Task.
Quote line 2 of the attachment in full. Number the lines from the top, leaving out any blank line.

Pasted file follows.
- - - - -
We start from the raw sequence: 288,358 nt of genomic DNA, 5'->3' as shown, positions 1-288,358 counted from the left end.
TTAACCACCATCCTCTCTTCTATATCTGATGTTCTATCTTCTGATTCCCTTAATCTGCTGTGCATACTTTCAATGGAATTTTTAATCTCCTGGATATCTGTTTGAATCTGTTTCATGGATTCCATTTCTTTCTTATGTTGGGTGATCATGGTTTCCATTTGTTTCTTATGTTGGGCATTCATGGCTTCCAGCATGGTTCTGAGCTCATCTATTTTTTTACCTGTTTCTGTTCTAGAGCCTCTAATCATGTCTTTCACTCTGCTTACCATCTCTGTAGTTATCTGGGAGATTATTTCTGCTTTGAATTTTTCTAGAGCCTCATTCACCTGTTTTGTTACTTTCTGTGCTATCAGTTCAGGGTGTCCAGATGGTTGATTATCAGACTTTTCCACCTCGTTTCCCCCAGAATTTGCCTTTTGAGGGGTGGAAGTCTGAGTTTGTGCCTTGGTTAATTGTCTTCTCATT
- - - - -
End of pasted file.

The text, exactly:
TTAACCACCATCCTCTCTTCTATATCTGATGTTCTATCTTCTGATTCCCTTAATCTGCTGTGCATACTTTCAATGGAATTTTTAATCTCCTGGATATCTGTTTGAATCTGTTTCATGGATTCCATTTCTTTCTTATGTTGGGTGATCATGGTTTCCATTTGTTTCTTATGTTGGGCATTCATGGCTTCCAGCATGGTTCTGAGCTCATCTATTTTTTTACCTGTTTCTGTTCTAGAGCCTCTAATCATGTCTTTCACTCTGCTTACCATCTCTGTAGTTATCTGGGAGATTATTTCTGCTTTGAATTTTTCTAGAGCCTCATTCACCTGTTTTGTTACTTTCTGTGCTATCAGTTCAGGGTGTCCAGATGGTTGATTATCAGACTTTTCCACCTCGTTTCCCCCAGAATTTGCCTTTTGAGGGGTGGAAGTCTGAGTTTGTGCCTTGGTTAATTGTCTTCTCATT